USAF photo/ Senior Airman Duncan C. Bevan
A U.S. Air Force F-35A Lightning II flies over Israel in support of exercise Enduring Lightning III, Oct. 12, 2020. The United States and Israeli air forces train to maintain a ready posture to deter against regional aggression while forging strategic partnerships across the U.S. Central Command and U.S. European Command areas of responsibility.

Israel to Acquire 25 More F-35s

July 11, 2023
An expected $3-billion purchase will add a third squadron of Stealth fighter aircraft to the Israeli Air Force, and continue that nation’s role in the F-35 manufacturing program.

The Israeli Defense Force will increase its F-35 Joint Strike Fighter fleet by 50% following the Ministry of Defense’s approval of a recommendation to the Israeli Air Force and other Defense leaders for purchase of 25 more aircraft. The Ministry did not forecast the schedule for the new acquisitions.

In addition to expanding its defense and fighter capability, the approximately $3-billion acquisition will continue the Israeli defense manufacturing sector’s role in the F-35 program, the largest defense manufacturing program in the world.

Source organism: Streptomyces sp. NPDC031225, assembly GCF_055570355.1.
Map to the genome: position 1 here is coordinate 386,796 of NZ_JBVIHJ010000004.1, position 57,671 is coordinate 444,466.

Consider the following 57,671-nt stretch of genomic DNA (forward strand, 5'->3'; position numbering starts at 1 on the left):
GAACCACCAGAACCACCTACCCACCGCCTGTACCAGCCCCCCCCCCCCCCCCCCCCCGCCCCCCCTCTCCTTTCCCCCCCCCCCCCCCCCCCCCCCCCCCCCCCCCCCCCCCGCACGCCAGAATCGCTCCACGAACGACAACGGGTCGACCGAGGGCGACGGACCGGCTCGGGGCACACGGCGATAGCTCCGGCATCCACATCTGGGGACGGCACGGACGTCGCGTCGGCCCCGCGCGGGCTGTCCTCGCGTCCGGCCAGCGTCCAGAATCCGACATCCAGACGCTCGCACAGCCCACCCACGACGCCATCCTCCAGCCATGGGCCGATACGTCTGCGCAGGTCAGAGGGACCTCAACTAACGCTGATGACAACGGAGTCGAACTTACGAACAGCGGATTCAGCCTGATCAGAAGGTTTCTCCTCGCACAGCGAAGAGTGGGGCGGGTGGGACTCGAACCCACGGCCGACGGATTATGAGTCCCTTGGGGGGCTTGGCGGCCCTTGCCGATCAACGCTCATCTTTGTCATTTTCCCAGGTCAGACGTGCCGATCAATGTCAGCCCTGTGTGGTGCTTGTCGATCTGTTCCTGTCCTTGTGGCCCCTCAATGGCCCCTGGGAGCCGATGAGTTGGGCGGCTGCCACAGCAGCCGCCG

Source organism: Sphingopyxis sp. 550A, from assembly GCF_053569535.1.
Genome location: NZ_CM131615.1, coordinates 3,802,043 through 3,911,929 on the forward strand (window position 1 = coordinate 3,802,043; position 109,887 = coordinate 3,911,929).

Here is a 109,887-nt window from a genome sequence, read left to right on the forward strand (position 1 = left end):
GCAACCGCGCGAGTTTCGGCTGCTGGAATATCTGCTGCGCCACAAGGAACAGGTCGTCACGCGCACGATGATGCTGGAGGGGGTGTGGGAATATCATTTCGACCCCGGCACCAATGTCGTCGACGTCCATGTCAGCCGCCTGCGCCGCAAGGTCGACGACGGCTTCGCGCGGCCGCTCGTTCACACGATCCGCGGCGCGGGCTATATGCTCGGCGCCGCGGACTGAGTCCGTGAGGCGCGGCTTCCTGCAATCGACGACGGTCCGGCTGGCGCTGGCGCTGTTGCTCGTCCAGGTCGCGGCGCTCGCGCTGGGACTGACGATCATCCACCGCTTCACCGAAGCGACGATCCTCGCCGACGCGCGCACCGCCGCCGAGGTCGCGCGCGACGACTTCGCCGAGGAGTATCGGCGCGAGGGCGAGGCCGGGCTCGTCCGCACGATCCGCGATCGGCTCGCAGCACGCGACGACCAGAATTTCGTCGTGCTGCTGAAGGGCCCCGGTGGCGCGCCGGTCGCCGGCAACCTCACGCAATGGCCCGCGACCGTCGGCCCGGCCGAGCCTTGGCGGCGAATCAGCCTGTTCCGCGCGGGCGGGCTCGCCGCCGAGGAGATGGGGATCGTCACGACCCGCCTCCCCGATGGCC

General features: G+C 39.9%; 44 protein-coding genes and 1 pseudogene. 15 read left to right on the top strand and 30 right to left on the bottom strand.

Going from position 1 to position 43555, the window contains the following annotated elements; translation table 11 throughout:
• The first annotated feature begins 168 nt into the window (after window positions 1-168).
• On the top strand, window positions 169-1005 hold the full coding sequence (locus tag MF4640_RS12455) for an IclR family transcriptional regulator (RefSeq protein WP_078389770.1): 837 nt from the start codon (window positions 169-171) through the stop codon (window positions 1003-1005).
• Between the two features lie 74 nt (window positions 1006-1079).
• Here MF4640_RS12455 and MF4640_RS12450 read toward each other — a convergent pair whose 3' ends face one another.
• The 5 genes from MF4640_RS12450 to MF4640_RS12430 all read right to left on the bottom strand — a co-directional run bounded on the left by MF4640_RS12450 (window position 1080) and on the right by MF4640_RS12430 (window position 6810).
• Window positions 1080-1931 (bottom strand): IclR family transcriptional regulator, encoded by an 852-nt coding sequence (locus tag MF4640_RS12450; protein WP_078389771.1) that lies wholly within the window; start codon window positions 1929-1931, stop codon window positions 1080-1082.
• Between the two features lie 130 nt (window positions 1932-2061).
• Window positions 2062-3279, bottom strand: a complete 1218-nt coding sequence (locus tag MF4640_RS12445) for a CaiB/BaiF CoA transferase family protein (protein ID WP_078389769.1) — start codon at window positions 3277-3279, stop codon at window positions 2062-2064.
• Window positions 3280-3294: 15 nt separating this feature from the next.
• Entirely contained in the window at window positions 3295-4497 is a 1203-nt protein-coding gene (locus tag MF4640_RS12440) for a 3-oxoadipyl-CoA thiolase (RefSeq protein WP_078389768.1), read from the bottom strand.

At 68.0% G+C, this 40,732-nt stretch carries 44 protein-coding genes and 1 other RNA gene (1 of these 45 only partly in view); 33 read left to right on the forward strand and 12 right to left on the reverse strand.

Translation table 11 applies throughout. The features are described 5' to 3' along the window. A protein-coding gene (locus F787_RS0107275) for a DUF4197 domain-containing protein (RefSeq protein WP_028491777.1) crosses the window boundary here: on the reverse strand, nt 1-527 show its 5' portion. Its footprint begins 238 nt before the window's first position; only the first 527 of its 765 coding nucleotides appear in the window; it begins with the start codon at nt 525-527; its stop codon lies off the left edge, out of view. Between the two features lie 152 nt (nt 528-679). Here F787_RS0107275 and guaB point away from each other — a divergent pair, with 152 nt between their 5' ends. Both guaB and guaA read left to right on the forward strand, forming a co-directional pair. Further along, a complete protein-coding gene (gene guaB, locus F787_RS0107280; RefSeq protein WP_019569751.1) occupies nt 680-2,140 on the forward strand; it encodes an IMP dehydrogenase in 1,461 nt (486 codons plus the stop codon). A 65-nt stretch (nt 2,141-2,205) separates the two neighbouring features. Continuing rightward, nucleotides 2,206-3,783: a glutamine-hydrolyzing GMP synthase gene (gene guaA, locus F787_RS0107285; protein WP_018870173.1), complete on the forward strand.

A previous agreement between the Israeli and U.S. governments authorizes Lockheed and F-135 engine manufacturer Pratt & Whitney to incorporate Israeli defense manufacturers into their production programs for aircraft and engine components. Such arrangements will continue as the next series of aircraft are procured and delivered.

“The new agreement will ensure the continuation of cooperation between American companies and Israeli defense industries in the production of aircraft parts,” according to statement by Israel’s MoD.

As detailed by the MoD, the purchase will be financed by U.S. military aid to Israel. The Ministry’s mission to the U.S. will issue a letter of request to the Dept. of Defense F-35 Lightning II Joint Program Office, which will manage the sale authorization and signing of the transaction.

The F-35 is a single-engine, Stealth-enabled aircraft deployed for ground attack and combat, and available in three variants: F-35A, for conventional takeoff and landing (CTOL); F-35B, for short take-off and vertical-landing (STOVL); and the F-35C, carrier-based variant for Catapult Assisted Take-Off But Arrested Recovery (CATOBAR) variant.

With a third F-35 squadron, the IDF will have 75 of the Lockheed Martin-built fighter aircraft available. Currently, the IDF has 36 specially modified F-35A jets in service, referred to as the F-35I Adir.

In addition to the U.S. Air Force, U.S. Marine Corps, and U.S. Navy, F-35 aircraft are in service with nine other nations’ defense forces, and eight more nations have requested to purchase the fighters.